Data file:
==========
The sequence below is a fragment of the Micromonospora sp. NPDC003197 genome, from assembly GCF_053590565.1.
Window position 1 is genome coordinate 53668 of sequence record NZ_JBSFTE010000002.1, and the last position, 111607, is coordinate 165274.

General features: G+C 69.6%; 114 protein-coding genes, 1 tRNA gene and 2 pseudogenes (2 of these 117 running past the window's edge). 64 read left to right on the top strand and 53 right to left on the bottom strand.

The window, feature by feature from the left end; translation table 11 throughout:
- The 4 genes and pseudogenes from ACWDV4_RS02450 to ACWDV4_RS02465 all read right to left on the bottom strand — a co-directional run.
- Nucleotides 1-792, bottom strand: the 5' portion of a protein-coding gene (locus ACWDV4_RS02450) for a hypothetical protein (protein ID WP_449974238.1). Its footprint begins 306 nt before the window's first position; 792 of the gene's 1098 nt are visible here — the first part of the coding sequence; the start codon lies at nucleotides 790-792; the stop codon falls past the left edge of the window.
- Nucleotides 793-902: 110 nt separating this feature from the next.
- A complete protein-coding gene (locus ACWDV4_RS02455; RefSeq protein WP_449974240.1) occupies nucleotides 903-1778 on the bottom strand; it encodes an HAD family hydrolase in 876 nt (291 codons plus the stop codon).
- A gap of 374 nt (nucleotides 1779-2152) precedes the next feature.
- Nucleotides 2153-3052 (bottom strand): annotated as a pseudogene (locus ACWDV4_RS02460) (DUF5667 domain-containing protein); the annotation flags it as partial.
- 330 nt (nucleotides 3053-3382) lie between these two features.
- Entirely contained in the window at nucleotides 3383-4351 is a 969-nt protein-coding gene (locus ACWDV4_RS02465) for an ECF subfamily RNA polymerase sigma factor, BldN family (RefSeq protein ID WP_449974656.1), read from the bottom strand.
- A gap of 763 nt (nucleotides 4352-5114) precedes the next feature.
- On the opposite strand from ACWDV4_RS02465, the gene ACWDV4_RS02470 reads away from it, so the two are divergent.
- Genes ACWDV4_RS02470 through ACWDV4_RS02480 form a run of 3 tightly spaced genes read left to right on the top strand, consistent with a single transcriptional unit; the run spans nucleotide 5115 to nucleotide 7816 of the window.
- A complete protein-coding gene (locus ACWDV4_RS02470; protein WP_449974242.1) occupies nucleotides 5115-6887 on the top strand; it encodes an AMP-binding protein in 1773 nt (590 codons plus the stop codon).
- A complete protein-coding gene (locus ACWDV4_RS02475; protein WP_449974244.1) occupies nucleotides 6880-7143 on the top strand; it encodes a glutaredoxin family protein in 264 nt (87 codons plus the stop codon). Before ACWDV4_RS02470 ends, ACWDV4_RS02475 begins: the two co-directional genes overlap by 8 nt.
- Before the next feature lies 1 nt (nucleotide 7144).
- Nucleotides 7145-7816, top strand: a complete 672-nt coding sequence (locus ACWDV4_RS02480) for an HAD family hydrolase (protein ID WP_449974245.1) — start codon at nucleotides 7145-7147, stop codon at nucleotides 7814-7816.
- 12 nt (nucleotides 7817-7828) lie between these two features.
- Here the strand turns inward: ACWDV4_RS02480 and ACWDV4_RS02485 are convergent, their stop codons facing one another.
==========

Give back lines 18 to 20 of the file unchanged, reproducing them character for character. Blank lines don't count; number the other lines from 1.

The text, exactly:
- Before the next feature lies 1 nt (nucleotide 7144).
- Nucleotides 7145-7816, top strand: a complete 672-nt coding sequence (locus ACWDV4_RS02480) for an HAD family hydrolase (protein ID WP_449974245.1) — start codon at nucleotides 7145-7147, stop codon at nucleotides 7814-7816.
- 12 nt (nucleotides 7817-7828) lie between these two features.